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BRUSH as a Walkthrough System for Architectural Models

  • Bengt-Olaf Schneider
  • Paul Borrel
  • Jai Menon
  • Josh Mittleman
  • Jarek Rossignac
Part of the Focus on Computer Graphics book series (FOCUS COMPUTER)

Abstract

Brush provides an interactive environment for the real-time visualization and inspection of very large mechanical and architectural CAD databases. It supports immersive and non-immersive virtual reality walkthrough applications (for example, when validating or demonstrating to a customer an architectural concept) and detailed design reviews of complex mechanical assemblies such as engines, plants, airplanes, or ships.

Brush achieves interactive response times by selecting from multiple-resolution representations for each object, computed automatically by simplifying the original data. Simplified models reduce the cost of displaying small details that do not significantly affect the image, allowing navigation through models comprising hundreds of thousands of triangles.

A natural gesture-driven interface allows mouse or space-ball control of the camera for intuitive walkthrough in architectural scenes. Simple facilities for editing and sequencing camera positions along with automatic animation of camera trajectories between key-frames enable the construction, demonstration, and archive of pre-programmed walkthrough sequences.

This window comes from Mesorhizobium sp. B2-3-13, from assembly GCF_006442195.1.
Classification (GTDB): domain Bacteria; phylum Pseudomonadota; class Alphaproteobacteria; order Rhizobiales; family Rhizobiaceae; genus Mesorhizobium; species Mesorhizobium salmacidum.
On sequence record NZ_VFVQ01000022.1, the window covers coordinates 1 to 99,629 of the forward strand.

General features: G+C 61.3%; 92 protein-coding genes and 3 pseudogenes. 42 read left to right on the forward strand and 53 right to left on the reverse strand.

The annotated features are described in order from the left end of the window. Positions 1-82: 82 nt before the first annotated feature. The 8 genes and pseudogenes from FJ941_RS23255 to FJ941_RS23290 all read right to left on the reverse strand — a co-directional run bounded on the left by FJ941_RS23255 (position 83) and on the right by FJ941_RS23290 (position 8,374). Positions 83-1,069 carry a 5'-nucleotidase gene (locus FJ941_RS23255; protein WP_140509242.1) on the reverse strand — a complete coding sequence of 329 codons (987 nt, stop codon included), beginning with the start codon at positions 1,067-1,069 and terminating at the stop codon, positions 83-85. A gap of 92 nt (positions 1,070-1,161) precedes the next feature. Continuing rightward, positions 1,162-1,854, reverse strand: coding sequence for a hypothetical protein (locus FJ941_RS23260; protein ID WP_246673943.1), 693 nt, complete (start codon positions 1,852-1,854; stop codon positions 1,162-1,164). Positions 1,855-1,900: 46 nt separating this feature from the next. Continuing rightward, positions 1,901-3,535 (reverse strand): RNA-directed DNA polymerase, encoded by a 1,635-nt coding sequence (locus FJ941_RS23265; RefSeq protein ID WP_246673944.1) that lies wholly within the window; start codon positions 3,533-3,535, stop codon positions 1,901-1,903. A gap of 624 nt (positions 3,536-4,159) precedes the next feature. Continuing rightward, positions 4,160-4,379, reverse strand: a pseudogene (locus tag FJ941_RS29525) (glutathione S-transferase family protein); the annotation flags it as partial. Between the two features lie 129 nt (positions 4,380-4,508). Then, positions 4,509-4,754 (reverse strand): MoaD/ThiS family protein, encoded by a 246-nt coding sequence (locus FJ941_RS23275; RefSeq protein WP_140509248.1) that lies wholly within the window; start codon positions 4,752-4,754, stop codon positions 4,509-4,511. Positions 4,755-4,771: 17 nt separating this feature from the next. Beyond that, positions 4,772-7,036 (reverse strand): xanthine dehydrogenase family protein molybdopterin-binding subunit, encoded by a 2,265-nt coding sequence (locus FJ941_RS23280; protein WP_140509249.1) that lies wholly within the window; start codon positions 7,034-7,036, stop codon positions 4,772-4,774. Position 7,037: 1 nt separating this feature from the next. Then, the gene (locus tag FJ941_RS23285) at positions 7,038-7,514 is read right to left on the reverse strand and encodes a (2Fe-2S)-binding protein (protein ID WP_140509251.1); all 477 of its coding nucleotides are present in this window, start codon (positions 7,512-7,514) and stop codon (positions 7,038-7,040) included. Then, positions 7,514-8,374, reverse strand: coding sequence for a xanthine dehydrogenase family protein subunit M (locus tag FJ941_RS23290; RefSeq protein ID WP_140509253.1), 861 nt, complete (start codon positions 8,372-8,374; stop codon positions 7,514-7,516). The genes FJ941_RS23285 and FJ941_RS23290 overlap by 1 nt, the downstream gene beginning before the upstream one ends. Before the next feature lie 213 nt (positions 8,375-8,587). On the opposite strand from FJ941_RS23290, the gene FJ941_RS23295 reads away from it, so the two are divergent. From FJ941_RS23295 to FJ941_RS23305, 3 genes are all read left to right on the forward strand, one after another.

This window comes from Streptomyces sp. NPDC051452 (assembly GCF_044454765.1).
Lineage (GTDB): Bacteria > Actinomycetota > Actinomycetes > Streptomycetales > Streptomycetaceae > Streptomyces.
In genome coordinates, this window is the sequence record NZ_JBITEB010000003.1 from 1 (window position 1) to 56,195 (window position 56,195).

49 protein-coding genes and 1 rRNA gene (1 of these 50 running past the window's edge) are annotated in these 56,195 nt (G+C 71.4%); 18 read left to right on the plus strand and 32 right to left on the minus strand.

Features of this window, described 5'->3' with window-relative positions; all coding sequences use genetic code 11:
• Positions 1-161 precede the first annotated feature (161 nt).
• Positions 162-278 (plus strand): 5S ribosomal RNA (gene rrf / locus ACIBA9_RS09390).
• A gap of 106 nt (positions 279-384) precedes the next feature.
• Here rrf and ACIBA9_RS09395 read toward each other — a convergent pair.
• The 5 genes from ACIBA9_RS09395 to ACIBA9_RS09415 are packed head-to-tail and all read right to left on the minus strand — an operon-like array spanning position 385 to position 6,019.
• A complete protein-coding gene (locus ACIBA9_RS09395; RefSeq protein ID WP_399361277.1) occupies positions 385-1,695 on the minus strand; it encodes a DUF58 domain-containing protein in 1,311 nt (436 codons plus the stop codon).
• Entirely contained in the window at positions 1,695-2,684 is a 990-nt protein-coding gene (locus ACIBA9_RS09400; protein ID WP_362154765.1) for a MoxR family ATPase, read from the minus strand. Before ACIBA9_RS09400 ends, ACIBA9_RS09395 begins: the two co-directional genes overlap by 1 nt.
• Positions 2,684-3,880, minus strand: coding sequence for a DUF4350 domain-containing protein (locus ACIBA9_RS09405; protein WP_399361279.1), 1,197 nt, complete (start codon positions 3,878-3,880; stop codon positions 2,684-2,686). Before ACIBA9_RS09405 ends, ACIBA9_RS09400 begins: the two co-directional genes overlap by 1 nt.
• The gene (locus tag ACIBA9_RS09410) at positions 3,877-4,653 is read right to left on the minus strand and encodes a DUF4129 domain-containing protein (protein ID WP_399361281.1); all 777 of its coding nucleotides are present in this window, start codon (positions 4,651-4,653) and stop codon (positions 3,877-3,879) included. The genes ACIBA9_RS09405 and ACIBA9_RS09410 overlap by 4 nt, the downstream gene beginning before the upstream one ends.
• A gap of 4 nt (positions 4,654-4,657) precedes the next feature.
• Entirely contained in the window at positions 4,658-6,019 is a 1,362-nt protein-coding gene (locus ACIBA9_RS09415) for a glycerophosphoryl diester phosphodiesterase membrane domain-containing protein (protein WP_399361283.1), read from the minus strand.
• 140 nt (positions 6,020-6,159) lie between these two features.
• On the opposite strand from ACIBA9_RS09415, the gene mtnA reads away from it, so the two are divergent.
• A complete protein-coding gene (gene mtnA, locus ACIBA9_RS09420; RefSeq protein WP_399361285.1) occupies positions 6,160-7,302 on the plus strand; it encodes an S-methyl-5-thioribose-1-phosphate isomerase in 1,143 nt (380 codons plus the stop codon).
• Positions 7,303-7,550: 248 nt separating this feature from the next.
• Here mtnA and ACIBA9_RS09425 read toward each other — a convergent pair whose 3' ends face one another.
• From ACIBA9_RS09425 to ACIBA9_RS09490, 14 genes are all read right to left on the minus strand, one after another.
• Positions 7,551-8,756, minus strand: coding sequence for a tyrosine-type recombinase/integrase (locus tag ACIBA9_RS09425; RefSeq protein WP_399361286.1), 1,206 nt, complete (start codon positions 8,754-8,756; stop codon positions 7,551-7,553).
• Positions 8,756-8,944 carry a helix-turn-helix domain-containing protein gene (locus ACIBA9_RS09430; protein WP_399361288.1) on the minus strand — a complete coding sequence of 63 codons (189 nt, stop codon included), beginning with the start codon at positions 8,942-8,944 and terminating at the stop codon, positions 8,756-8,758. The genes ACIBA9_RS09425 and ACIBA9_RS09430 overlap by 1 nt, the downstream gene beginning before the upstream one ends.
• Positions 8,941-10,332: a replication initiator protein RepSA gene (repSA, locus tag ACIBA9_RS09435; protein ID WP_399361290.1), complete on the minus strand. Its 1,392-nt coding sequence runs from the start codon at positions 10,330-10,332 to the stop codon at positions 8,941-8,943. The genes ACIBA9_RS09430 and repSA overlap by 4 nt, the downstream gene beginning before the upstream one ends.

Keywords

Architectural Model Graphic Hardware Color Plate Stereoscopic Display Interactive Rendering 
These keywords were added by machine and not by the authors. This process is experimental and the keywords may be updated as the learning algorithm improves.

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References

  1. 1.
    Thomas A. Funkhouser, Carlo H. Séquin, Adaptive Display Algorithm for Interactive Frame Rates During Visualization of Complex Virtual Environments, Proc. Siggraph 1993, Computer Graphics 26, pp. 247–254Google Scholar
  2. 2.
    Seth J. Teller, Carlo H. Séquin, Visibility Preprocessing for Interactive Walkthroughs, Proc. Siggraph 1991, Computer Graphics 25, 4, (August 1991), pp. 61–69CrossRefGoogle Scholar
  3. 3.
    Ned Greene, Michael Kass, Gavin Miller, Hierarchical Z-Buffer Visibility, Proc. Siggraph 1993, Computer Graphics 26, pp. 231–238Google Scholar
  4. 4.
    Patricia McLendon, IRIS Performer Programming Guide, Silicon Graphics, Document Number 0070-1680-010, 1992Google Scholar
  5. 5.
    Jarek Rossignac, Paul Borrel, Multi-resolution 3D Approximations for Rendering Complex Scenes, in B. Falcidieno and T.L. Kunii (Eds.), Modeling in Computer Graphics, Springer-Verlag, 1993.Google Scholar

Copyright information

© EUROGRAPHICS The European Association for Computer Graphics 1995

Authors and Affiliations

  • Bengt-Olaf Schneider
    • 1
  • Paul Borrel
    • 1
  • Jai Menon
    • 1
  • Josh Mittleman
    • 1
  • Jarek Rossignac
    • 1
  1. 1.IBM T.J. Watson Research CenterYorktown HeightsUSA

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